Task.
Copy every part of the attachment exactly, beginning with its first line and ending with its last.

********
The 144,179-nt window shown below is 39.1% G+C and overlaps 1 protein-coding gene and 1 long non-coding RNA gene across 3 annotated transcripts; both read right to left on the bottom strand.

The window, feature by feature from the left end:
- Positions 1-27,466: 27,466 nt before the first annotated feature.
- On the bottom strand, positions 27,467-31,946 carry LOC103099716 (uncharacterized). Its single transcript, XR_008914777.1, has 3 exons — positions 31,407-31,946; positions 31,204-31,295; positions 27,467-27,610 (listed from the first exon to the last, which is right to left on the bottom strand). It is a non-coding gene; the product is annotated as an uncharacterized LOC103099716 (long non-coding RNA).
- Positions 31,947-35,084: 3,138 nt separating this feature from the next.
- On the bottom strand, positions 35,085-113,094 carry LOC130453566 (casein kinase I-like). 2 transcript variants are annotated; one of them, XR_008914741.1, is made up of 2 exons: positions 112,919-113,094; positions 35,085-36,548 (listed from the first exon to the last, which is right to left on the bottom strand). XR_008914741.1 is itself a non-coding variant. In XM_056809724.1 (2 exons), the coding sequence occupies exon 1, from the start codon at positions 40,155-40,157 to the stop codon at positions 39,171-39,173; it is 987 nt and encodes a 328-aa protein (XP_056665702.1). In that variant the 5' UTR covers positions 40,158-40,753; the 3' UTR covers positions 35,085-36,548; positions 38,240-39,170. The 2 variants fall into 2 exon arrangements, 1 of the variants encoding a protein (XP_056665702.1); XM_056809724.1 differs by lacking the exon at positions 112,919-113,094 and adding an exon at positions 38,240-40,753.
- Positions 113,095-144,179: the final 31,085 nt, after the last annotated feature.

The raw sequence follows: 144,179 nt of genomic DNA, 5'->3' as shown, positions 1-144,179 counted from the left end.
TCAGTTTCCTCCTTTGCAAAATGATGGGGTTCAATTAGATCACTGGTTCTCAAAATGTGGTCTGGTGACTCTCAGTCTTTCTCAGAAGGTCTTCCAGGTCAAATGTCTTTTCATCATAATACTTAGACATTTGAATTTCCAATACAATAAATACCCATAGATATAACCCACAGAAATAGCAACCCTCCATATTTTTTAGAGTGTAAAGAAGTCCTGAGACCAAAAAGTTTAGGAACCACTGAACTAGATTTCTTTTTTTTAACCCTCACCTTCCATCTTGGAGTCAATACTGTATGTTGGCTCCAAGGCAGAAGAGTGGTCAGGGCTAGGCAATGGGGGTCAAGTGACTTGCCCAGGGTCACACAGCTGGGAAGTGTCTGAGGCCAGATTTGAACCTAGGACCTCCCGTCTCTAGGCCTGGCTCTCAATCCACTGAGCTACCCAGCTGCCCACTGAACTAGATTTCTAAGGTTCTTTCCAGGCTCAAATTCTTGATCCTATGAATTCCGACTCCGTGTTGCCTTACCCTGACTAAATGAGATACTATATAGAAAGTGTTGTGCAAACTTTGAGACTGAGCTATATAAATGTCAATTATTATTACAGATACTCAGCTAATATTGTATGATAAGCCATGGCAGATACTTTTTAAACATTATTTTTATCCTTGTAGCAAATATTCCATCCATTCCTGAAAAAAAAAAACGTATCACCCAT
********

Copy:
The 144,179-nt window shown below is 39.1% G+C and overlaps 1 protein-coding gene and 1 long non-coding RNA gene across 3 annotated transcripts; both read right to left on the bottom strand.

The window, feature by feature from the left end:
- Positions 1-27,466: 27,466 nt before the first annotated feature.
- On the bottom strand, positions 27,467-31,946 carry LOC103099716 (uncharacterized). Its single transcript, XR_008914777.1, has 3 exons — positions 31,407-31,946; positions 31,204-31,295; positions 27,467-27,610 (listed from the first exon to the last, which is right to left on the bottom strand). It is a non-coding gene; the product is annotated as an uncharacterized LOC103099716 (long non-coding RNA).
- Positions 31,947-35,084: 3,138 nt separating this feature from the next.
- On the bottom strand, positions 35,085-113,094 carry LOC130453566 (casein kinase I-like). 2 transcript variants are annotated; one of them, XR_008914741.1, is made up of 2 exons: positions 112,919-113,094; positions 35,085-36,548 (listed from the first exon to the last, which is right to left on the bottom strand). XR_008914741.1 is itself a non-coding variant. In XM_056809724.1 (2 exons), the coding sequence occupies exon 1, from the start codon at positions 40,155-40,157 to the stop codon at positions 39,171-39,173; it is 987 nt and encodes a 328-aa protein (XP_056665702.1). In that variant the 5' UTR covers positions 40,158-40,753; the 3' UTR covers positions 35,085-36,548; positions 38,240-39,170. The 2 variants fall into 2 exon arrangements, 1 of the variants encoding a protein (XP_056665702.1); XM_056809724.1 differs by lacking the exon at positions 112,919-113,094 and adding an exon at positions 38,240-40,753.
- Positions 113,095-144,179: the final 31,085 nt, after the last annotated feature.

The raw sequence follows: 144,179 nt of genomic DNA, 5'->3' as shown, positions 1-144,179 counted from the left end.
TCAGTTTCCTCCTTTGCAAAATGATGGGGTTCAATTAGATCACTGGTTCTCAAAATGTGGTCTGGTGACTCTCAGTCTTTCTCAGAAGGTCTTCCAGGTCAAATGTCTTTTCATCATAATACTTAGACATTTGAATTTCCAATACAATAAATACCCATAGATATAACCCACAGAAATAGCAACCCTCCATATTTTTTAGAGTGTAAAGAAGTCCTGAGACCAAAAAGTTTAGGAACCACTGAACTAGATTTCTTTTTTTTAACCCTCACCTTCCATCTTGGAGTCAATACTGTATGTTGGCTCCAAGGCAGAAGAGTGGTCAGGGCTAGGCAATGGGGGTCAAGTGACTTGCCCAGGGTCACACAGCTGGGAAGTGTCTGAGGCCAGATTTGAACCTAGGACCTCCCGTCTCTAGGCCTGGCTCTCAATCCACTGAGCTACCCAGCTGCCCACTGAACTAGATTTCTAAGGTTCTTTCCAGGCTCAAATTCTTGATCCTATGAATTCCGACTCCGTGTTGCCTTACCCTGACTAAATGAGATACTATATAGAAAGTGTTGTGCAAACTTTGAGACTGAGCTATATAAATGTCAATTATTATTACAGATACTCAGCTAATATTGTATGATAAGCCATGGCAGATACTTTTTAAACATTATTTTTATCCTTGTAGCAAATATTCCATCCATTCCTGAAAAAAAAAAACGTATCACCCAT